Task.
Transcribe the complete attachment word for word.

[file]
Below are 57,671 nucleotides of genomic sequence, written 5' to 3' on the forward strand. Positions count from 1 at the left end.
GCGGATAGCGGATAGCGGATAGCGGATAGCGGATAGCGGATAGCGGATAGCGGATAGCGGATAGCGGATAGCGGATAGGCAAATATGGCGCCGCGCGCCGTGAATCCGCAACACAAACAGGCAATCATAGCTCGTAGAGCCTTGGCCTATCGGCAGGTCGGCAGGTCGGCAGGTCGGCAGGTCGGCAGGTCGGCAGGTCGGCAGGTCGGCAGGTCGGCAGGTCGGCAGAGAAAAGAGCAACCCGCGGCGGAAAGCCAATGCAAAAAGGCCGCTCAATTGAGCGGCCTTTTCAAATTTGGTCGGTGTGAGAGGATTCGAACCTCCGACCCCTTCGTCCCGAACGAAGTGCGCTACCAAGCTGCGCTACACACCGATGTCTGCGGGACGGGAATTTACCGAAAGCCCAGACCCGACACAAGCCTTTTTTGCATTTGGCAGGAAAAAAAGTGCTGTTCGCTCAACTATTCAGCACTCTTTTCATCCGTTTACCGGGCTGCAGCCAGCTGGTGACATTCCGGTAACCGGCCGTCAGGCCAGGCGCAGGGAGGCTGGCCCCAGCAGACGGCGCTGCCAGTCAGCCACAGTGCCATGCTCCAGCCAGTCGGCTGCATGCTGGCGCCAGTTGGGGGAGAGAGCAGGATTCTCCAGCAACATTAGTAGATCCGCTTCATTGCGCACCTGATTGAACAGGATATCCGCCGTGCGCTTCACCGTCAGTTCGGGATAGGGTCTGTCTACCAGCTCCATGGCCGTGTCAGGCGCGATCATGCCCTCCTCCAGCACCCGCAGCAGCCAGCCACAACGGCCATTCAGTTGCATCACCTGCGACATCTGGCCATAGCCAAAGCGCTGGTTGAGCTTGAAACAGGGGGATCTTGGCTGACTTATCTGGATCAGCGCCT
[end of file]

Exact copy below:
Below are 57,671 nucleotides of genomic sequence, written 5' to 3' on the forward strand. Positions count from 1 at the left end.
GCGGATAGCGGATAGCGGATAGCGGATAGCGGATAGCGGATAGCGGATAGCGGATAGCGGATAGCGGATAGCGGATAGGCAAATATGGCGCCGCGCGCCGTGAATCCGCAACACAAACAGGCAATCATAGCTCGTAGAGCCTTGGCCTATCGGCAGGTCGGCAGGTCGGCAGGTCGGCAGGTCGGCAGGTCGGCAGGTCGGCAGGTCGGCAGGTCGGCAGGTCGGCAGAGAAAAGAGCAACCCGCGGCGGAAAGCCAATGCAAAAAGGCCGCTCAATTGAGCGGCCTTTTCAAATTTGGTCGGTGTGAGAGGATTCGAACCTCCGACCCCTTCGTCCCGAACGAAGTGCGCTACCAAGCTGCGCTACACACCGATGTCTGCGGGACGGGAATTTACCGAAAGCCCAGACCCGACACAAGCCTTTTTTGCATTTGGCAGGAAAAAAAGTGCTGTTCGCTCAACTATTCAGCACTCTTTTCATCCGTTTACCGGGCTGCAGCCAGCTGGTGACATTCCGGTAACCGGCCGTCAGGCCAGGCGCAGGGAGGCTGGCCCCAGCAGACGGCGCTGCCAGTCAGCCACAGTGCCATGCTCCAGCCAGTCGGCTGCATGCTGGCGCCAGTTGGGGGAGAGAGCAGGATTCTCCAGCAACATTAGTAGATCCGCTTCATTGCGCACCTGATTGAACAGGATATCCGCCGTGCGCTTCACCGTCAGTTCGGGATAGGGTCTGTCTACCAGCTCCATGGCCGTGTCAGGCGCGATCATGCCCTCCTCCAGCACCCGCAGCAGCCAGCCACAACGGCCATTCAGTTGCATCACCTGCGACATCTGGCCATAGCCAAAGCGCTGGTTGAGCTTGAAACAGGGGGATCTTGGCTGACTTATCTGGATCAGCGCCT